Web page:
Yesterday, members of the Collegian editorial board were invited to participate in a conference call with Lena Dunham (yep, the creator of the HBO show “Girls,” whose closest tie to politics is her fictionalized characters’ blasé approach to abortion) as she campaigns for President Obama.
Ultimately the conference call was unremarkable: Lena Dunham will be voting for Barack Obama this November and was given the opportunity to share that information and encourage others to do the same (in an official way) thanks to her celebrity status.
The problem with Lena Dunham’s conference call — and with celebrity endorsements of political candidates in general — is that actors, musicians, writers and comedians are often great at imagining or pretending to be someone that they are not. This skill is highly valued and can be very lucrative for a select few, but it does not bring with it an inherent credibility.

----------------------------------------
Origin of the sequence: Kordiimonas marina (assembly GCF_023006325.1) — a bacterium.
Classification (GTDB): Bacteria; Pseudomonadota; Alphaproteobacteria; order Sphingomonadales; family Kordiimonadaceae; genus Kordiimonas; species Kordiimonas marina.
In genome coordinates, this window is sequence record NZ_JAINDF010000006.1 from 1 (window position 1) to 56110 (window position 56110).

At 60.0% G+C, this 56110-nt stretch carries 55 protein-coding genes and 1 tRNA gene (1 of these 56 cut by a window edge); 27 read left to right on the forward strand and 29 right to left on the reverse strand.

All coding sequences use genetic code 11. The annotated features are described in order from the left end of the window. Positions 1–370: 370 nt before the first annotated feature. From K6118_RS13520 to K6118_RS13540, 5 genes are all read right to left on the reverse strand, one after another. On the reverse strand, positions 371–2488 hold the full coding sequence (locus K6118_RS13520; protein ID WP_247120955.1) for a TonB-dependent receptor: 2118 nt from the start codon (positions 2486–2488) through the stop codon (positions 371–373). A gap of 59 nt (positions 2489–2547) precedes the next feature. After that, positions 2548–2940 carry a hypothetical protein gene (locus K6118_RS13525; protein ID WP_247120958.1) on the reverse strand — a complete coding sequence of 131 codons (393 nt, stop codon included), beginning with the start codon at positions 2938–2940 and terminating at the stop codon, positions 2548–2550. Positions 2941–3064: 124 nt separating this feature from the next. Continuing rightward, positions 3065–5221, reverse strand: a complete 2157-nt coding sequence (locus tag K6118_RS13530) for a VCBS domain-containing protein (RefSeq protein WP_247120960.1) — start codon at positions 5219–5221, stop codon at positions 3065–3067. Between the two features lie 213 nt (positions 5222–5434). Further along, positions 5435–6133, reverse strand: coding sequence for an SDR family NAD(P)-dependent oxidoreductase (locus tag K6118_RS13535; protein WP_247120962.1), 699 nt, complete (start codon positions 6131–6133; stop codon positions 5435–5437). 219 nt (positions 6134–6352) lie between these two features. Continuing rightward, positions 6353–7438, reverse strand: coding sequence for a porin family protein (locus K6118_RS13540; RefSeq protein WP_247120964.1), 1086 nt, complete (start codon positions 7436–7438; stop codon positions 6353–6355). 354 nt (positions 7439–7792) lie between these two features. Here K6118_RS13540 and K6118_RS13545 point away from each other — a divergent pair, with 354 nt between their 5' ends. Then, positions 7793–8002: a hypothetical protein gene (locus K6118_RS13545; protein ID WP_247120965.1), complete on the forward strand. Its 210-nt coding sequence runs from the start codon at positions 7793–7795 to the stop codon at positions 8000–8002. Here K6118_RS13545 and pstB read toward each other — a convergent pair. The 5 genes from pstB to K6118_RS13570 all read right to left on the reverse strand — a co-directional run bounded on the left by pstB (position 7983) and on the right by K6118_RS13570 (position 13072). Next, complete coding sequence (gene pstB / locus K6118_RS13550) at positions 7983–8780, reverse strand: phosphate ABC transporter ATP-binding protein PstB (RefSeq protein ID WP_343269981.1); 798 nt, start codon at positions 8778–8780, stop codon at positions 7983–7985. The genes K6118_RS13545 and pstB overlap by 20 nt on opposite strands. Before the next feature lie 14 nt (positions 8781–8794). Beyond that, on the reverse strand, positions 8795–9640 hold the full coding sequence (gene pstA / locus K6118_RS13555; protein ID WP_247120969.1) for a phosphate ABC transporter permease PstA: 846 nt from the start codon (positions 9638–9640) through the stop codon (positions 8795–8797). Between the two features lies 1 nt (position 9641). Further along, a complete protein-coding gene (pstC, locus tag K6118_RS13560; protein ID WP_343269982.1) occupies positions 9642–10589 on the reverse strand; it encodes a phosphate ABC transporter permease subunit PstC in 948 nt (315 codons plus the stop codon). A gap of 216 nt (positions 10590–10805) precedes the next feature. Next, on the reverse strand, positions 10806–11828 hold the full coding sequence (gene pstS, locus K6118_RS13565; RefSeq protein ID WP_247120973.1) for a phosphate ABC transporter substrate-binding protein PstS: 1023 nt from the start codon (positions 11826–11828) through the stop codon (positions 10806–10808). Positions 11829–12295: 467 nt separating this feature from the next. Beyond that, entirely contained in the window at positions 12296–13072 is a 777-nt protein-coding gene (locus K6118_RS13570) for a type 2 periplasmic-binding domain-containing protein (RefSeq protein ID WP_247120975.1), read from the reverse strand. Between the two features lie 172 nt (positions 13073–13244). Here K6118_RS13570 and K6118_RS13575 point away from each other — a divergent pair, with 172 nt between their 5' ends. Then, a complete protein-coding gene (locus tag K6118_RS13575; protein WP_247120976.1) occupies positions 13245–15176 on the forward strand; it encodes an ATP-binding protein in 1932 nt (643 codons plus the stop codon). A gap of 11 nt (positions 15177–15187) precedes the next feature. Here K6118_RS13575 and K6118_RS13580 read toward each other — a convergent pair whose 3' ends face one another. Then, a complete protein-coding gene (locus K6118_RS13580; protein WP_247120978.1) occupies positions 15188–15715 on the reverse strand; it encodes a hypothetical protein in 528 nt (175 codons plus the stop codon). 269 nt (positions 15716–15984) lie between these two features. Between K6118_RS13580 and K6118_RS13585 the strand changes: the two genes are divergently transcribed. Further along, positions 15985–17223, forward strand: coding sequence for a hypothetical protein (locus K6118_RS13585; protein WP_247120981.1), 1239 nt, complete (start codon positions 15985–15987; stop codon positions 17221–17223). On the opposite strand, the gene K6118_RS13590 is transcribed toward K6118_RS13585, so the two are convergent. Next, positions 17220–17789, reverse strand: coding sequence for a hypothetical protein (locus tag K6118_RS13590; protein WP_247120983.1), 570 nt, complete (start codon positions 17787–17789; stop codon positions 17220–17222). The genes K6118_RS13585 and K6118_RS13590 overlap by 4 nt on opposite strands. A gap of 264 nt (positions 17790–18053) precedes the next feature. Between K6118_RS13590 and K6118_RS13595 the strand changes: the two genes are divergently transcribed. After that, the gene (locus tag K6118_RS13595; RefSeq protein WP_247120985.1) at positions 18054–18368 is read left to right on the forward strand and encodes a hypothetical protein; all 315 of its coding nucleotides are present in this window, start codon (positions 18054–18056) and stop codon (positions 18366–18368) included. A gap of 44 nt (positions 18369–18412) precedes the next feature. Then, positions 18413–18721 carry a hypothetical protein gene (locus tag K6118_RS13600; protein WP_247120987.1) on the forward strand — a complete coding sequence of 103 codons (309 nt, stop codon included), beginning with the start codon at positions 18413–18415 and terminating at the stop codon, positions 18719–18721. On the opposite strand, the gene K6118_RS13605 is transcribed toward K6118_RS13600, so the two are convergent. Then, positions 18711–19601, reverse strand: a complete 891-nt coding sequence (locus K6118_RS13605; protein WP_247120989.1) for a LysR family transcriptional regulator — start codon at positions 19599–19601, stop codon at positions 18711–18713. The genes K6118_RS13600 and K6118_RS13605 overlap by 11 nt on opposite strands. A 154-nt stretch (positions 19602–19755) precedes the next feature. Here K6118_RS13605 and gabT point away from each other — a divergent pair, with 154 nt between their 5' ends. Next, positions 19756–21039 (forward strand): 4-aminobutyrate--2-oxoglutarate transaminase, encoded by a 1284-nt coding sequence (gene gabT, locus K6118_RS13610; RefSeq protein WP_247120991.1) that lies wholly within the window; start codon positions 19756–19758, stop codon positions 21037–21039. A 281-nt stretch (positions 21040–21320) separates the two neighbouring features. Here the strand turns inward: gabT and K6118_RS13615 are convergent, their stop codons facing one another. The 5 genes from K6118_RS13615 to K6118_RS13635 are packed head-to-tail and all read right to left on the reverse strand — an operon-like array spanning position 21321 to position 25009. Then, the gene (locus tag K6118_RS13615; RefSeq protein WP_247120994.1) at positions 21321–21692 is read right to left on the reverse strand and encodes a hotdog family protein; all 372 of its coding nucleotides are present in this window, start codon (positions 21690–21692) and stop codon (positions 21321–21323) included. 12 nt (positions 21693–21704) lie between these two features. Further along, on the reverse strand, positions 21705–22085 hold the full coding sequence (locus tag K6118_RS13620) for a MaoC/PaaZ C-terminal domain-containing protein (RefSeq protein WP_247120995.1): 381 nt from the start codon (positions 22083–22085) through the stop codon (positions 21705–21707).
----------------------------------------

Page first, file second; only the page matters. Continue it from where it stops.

So why do celebrities continue to be used by both of the dominant political parties as spokespeople? Most of them are famous for adding to popular culture and not for introducing bills to Congress.
The truth is that wealthy celebrities may be among the least-affected by changes in political policy thanks to their privileged positions. This election will affect the majority of U.S. citizens, and celebrities best represent a minute but recognizable minority.
It’s time that the candidates start rethinking their approach to winning voters.
Instead of spotlighting celebrity supporters solely for their recognition, both political parties should promote the stories of thought leaders, academics and working-class people who have made an educated voting decision.
Because what’s more valuable, hearing a schoolteacher’s opinion on K-12 education funding or watching Clint Eastwood mumble to an empty chair about failed economic policies?